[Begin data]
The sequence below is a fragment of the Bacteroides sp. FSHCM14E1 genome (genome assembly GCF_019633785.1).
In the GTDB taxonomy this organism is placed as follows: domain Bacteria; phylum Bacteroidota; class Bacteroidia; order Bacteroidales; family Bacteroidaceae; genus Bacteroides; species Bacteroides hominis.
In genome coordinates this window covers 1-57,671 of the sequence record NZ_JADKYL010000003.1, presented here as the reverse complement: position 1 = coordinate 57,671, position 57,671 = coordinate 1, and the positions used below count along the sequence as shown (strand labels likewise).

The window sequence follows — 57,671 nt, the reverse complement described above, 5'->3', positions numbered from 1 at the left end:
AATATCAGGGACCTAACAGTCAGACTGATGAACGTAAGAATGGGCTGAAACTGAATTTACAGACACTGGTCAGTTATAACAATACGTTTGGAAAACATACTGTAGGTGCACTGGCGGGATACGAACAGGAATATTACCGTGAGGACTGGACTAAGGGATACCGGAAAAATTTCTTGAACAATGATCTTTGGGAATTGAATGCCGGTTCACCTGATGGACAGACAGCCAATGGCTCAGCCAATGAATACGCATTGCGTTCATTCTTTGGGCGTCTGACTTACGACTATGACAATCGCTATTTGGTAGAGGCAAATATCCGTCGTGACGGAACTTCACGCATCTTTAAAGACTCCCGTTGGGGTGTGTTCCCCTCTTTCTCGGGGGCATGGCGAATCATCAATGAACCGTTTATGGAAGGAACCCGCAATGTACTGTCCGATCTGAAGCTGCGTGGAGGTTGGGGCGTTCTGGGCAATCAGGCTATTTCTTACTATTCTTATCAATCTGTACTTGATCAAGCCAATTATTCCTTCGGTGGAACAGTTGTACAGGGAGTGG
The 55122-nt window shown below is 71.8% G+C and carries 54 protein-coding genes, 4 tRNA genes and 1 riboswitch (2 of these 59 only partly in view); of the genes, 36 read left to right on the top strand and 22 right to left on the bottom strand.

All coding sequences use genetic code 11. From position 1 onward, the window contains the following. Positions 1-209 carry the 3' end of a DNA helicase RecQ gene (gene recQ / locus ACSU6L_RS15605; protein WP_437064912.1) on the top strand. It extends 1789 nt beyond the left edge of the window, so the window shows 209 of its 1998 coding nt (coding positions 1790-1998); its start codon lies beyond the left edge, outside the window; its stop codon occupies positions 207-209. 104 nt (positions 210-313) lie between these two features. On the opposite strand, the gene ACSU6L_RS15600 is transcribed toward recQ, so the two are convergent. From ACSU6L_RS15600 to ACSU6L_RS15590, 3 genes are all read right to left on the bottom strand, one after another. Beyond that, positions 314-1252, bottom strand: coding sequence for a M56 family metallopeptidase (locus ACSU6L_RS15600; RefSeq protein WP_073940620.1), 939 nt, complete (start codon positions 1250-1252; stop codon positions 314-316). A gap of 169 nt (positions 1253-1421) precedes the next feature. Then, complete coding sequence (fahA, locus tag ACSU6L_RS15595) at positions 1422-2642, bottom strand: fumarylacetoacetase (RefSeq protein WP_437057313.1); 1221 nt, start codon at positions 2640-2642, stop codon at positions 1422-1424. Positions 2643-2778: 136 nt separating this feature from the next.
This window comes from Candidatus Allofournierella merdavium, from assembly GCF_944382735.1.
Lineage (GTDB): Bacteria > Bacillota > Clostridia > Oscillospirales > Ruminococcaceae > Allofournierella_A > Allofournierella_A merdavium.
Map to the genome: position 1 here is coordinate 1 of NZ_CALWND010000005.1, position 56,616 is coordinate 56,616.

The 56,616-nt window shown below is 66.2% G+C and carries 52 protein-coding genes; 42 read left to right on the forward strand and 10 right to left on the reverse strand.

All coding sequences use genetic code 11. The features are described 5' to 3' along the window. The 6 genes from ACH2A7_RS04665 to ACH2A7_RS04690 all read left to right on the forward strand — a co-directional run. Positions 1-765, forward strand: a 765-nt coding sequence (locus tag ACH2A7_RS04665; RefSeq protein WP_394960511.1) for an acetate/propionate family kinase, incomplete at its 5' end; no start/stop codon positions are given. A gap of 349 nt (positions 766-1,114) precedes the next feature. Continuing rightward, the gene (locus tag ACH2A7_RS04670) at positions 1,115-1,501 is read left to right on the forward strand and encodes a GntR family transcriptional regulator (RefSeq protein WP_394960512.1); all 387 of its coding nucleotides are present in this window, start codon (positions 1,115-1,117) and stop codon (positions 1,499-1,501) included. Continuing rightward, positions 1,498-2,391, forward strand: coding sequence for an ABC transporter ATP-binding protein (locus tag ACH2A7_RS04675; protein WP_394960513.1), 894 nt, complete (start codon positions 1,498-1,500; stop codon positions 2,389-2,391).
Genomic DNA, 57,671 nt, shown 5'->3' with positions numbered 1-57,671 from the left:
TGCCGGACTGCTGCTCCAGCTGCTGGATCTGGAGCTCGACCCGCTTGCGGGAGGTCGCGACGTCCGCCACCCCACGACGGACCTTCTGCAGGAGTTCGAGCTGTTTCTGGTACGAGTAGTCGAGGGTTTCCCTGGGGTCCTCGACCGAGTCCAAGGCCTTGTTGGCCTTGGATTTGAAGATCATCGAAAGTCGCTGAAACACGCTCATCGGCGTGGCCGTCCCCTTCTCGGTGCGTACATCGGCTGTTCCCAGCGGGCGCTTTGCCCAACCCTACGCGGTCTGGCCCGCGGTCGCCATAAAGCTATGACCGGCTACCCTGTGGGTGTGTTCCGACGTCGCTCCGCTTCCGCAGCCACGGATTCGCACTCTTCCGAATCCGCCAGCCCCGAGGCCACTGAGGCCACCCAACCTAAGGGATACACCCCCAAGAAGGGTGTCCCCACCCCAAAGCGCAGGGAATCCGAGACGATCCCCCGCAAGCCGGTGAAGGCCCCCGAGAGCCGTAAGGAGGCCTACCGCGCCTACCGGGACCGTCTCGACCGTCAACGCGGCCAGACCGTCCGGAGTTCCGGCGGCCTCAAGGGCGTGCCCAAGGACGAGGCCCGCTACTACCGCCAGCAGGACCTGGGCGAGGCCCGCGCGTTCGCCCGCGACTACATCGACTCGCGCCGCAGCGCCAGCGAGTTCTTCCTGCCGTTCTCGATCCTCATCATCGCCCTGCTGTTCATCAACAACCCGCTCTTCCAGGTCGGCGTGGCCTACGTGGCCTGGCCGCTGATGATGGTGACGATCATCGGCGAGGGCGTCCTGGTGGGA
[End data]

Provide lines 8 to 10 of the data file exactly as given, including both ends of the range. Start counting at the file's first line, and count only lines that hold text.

This window comes from Candidatus Allofournierella merdavium, from assembly GCF_944382735.1.
Lineage (GTDB): Bacteria > Bacillota > Clostridia > Oscillospirales > Ruminococcaceae > Allofournierella_A > Allofournierella_A merdavium.
Map to the genome: position 1 here is coordinate 1 of NZ_CALWND010000005.1, position 56,616 is coordinate 56,616.